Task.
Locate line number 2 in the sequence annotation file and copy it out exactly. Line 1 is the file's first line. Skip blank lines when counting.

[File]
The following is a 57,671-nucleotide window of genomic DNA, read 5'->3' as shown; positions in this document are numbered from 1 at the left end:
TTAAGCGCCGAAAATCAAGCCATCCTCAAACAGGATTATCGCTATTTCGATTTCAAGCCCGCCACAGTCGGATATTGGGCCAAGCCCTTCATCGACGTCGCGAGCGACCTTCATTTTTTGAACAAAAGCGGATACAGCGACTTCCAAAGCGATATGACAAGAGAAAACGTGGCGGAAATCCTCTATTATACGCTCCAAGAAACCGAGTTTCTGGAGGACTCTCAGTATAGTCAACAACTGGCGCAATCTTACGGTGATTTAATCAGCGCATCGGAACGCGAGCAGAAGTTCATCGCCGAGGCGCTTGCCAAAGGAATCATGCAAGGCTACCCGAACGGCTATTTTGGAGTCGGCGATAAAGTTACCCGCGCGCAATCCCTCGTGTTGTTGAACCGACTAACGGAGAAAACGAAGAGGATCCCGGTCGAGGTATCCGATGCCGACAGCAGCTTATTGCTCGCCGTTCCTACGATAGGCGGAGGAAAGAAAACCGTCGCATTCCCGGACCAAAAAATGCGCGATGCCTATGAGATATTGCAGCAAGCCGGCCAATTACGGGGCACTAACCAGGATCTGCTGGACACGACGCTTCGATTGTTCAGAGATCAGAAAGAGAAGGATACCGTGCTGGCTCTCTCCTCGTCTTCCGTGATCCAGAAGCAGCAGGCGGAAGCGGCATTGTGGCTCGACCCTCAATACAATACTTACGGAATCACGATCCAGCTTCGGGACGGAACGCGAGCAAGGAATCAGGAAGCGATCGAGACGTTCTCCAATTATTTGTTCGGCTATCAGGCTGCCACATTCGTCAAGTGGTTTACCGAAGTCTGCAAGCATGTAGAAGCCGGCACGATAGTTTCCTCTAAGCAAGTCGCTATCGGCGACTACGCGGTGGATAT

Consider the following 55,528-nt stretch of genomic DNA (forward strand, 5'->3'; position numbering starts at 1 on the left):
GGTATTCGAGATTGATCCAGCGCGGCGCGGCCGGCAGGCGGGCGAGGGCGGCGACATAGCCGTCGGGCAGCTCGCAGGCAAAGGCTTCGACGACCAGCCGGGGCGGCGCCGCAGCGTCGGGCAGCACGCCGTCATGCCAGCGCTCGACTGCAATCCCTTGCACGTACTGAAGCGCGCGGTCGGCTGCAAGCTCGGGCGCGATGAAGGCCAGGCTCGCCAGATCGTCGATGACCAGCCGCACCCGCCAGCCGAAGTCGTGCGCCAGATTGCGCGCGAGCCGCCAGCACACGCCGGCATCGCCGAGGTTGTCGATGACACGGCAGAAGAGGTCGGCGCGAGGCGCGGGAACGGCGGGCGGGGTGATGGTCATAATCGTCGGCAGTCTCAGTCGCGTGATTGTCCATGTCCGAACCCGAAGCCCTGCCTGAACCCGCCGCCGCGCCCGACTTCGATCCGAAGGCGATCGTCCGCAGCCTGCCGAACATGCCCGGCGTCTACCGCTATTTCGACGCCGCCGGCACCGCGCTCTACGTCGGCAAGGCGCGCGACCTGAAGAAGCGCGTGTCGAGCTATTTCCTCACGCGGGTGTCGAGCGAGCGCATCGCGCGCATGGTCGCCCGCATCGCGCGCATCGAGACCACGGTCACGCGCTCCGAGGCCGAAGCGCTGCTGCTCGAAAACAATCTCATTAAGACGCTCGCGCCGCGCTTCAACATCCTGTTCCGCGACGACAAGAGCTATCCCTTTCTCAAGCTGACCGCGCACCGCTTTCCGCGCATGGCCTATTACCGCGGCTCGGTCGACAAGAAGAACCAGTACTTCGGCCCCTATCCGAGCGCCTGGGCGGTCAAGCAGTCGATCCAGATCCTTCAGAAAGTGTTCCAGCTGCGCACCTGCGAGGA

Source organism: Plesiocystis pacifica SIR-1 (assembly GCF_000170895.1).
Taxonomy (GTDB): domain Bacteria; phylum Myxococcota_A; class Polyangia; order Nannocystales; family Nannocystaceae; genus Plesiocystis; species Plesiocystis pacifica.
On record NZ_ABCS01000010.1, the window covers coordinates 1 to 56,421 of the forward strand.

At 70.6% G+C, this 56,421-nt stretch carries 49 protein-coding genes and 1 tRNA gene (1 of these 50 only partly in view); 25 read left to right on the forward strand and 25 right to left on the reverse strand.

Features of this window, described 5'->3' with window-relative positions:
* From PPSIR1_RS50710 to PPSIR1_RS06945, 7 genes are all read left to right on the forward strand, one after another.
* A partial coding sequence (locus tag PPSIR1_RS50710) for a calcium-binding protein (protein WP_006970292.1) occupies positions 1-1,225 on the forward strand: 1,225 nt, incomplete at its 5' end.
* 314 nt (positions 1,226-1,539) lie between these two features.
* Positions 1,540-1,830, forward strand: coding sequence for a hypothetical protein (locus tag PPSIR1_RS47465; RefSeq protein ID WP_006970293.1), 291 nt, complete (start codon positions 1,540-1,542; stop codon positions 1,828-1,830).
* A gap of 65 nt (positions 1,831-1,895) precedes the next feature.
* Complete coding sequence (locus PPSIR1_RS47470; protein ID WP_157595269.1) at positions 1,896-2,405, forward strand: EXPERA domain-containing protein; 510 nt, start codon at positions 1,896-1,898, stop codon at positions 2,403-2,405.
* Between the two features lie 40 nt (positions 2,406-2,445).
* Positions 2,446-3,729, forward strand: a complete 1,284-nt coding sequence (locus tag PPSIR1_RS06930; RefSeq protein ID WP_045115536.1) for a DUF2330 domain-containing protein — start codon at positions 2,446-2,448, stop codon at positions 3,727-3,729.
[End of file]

TTAAGCGCCGAAAATCAAGCCATCCTCAAACAGGATTATCGCTATTTCGATTTCAAGCCCGCCACAGTCGGATATTGGGCCAAGCCCTTCATCGACGTCGCGAGCGACCTTCATTTTTTGAACAAAAGCGGATACAGCGACTTCCAAAGCGATATGACAAGAGAAAACGTGGCGGAAATCCTCTATTATACGCTCCAAGAAACCGAGTTTCTGGAGGACTCTCAGTATAGTCAACAACTGGCGCAATCTTACGGTGATTTAATCAGCGCATCGGAACGCGAGCAGAAGTTCATCGCCGAGGCGCTTGCCAAAGGAATCATGCAAGGCTACCCGAACGGCTATTTTGGAGTCGGCGATAAAGTTACCCGCGCGCAATCCCTCGTGTTGTTGAACCGACTAACGGAGAAAACGAAGAGGATCCCGGTCGAGGTATCCGATGCCGACAGCAGCTTATTGCTCGCCGTTCCTACGATAGGCGGAGGAAAGAAAACCGTCGCATTCCCGGACCAAAAAATGCGCGATGCCTATGAGATATTGCAGCAAGCCGGCCAATTACGGGGCACTAACCAGGATCTGCTGGACACGACGCTTCGATTGTTCAGAGATCAGAAAGAGAAGGATACCGTGCTGGCTCTCTCCTCGTCTTCCGTGATCCAGAAGCAGCAGGCGGAAGCGGCATTGTGGCTCGACCCTCAATACAATACTTACGGAATCACGATCCAGCTTCGGGACGGAACGCGAGCAAGGAATCAGGAAGCGATCGAGACGTTCTCCAATTATTTGTTCGGCTATCAGGCTGCCACATTCGTCAAGTGGTTTACCGAAGTCTGCAAGCATGTAGAAGCCGGCACGATAGTTTCCTCTAAGCAAGTCGCTATCGGCGACTACGCGGTGGATAT